MapLibre GL Native: open-source mobile SDK for Android and iOS

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Introducing a new open-source map library for both Android and iOS – developed by MapTiler team in cooperation with Amazon, Facebook, Microsoft, and MapLibre community. With the MapLibre SDK, developers can write native applications for any mobile device. Community management ensures it stays free forever.

Free alternative to Mapbox Maps SDKs

MapLibre Native is a library for mobile devices that allows developers to display vector maps in their applications. It is an alternative to Google Maps SDK for Android and Apple MapKit on iOS for developers who need advanced functionality like custom map styles, integrating their own business data, and more.

The need for an independent mobile SDK emerged when Mapbox decided to discontinue the development of open-source mobile map SDKs for Android & iOS in the middle of 2020. MapTiler took over the reins, in December 2020 forked the last version released under the OSS license, and soon released it under the MapLibre brand.

MapLibre Native is backward compatible with the latest open-source version of Mapbox SDK (therefore migration of your apps is a few lines of code change), however, there are things specific to MapLibre SDK:

  • Tracking of end-users (telemetry) has been removed
  • OSS license: community ownership ensures it stays open-source forever
  • Updated distribution model: the library is now distributed via the Maven Central repository for Android and as a Swift package for iOS
  • Optional usage of authorization: access token requirement depended on the map provider and its policy

Core Library

The native map SDKs for Android and iOS are built on top of the core C++ library (written in C++14) that powers customizable vector maps by taking stylesheets that conform to the Mapbox Style Specification, applying them to vector tiles, and rendering them using OpenGL or Metal.

The core library consists of essential components such as style object model with various layer types (raster, vector, hillshade, heatmap,…), map component, renderer, networking and threading support, storage and resource management, and offline caching. The renderer uses OpenGL ES 2.0 technology for pixel-perfect map design, from antialiased fonts to polygon blurring, all hardware-accelerated and optimized for mobile devices. The core library is designed for mobile and desktop platforms and shares OpenGL shaders with its counterpart designed for web – MapLibre GL JS – a JavaScript library that uses WebGL.

To make interactive maps available for native applications on Android and iOS, the core library is packaged into platform-specific SDK. Components from the core library are wrapped by adapters written in platform language (Objective C, Java, …) and exposed in the public API to application developers.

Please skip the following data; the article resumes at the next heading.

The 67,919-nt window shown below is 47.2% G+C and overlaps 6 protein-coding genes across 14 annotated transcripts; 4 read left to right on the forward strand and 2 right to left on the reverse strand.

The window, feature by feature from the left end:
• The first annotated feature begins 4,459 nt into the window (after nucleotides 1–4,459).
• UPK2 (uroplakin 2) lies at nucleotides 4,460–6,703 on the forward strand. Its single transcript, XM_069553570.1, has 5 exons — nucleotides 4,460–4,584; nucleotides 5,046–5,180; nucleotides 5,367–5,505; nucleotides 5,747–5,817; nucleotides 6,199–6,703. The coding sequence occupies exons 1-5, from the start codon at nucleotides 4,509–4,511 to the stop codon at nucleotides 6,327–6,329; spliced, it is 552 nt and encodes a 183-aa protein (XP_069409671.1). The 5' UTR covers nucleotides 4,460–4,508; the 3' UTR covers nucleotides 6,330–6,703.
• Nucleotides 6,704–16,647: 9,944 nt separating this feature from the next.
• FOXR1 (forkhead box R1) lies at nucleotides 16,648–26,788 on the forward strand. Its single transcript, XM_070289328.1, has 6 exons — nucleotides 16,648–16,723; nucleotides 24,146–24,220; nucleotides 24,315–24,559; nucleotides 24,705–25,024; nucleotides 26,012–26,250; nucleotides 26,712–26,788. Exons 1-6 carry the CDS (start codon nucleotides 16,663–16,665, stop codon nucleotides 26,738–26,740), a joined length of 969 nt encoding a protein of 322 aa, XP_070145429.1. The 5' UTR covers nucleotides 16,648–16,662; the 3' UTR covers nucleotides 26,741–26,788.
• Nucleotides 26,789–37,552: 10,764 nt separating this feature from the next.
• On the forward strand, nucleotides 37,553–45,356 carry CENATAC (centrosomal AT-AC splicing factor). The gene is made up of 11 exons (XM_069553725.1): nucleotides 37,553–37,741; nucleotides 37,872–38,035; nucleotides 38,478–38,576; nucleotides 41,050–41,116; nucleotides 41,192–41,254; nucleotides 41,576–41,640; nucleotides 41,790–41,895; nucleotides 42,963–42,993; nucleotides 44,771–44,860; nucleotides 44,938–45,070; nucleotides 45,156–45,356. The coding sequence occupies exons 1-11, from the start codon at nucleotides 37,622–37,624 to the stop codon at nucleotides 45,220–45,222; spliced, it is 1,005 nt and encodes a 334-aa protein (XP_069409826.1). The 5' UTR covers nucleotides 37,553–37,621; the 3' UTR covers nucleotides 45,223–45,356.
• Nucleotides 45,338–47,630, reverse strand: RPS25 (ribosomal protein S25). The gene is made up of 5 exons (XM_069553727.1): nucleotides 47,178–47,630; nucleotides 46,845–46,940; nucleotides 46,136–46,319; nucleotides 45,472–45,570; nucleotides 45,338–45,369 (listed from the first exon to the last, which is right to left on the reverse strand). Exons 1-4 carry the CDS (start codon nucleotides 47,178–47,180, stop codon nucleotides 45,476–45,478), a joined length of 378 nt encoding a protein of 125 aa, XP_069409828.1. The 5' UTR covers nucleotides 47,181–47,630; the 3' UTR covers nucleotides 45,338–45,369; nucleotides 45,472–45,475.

Building Apps for Android and iOS With MapLibre SDK

The MapLibre SDK for Android and iOS allows embedding interactive vector maps that conform to Mapbox style specification into any Android and iOS application where developers need customizable and interactive maps. The SDK along with MapTiler Cloud makes it possible to add additional layers, visualize 3rd party data, fine-tune maps graphical look and feel and implement rich interaction with users.

Android Developers

iOS Developers

Partnership with Amazon, Facebook, Microsoft, and the MapLibre community

The MapLibre community consists of many individuals and companies. MapTiler, Amazon, Facebook, and Microsoft are the most visible ones; Christian Sturm, Jukka Hietanen, Nuno Goncalves, Petr Pokorný, Rob Chohan, Szymon Ulewicz, Yuri Astrakhan count among the most active developers there.

iOS Metal supported and the future

Support for Metal Framework, Apple’s replacement of OpenGL and OpenCL in a single 3D graphic and shader API, is already available in beta version – thanks to great contributions from the Amazon engineers.

The team is also working on configuration improvements that will remove hardcoded Mapbox configuration and will expose the API for application developers to provide custom configuration if needed or to use predefined vector maps providers configuration, which comes with their standard styles so that the developer doesn’t need to look for exact URLs but use just the style name. The ability to fully configure the SDK is also removing obstacles in offline caching for non-mapbox maps in the original mapbox SDK, where non-mapbox resources were cached along with API keys and tile URL subdomains causing duplicates in the offline cache and other problems. Removing these issues will be possible because the backend URL, canonical-to-normalized URL conversion, templates for glyphs, sprites URLs, and so on will be fully configurable.

Source: MapTiler

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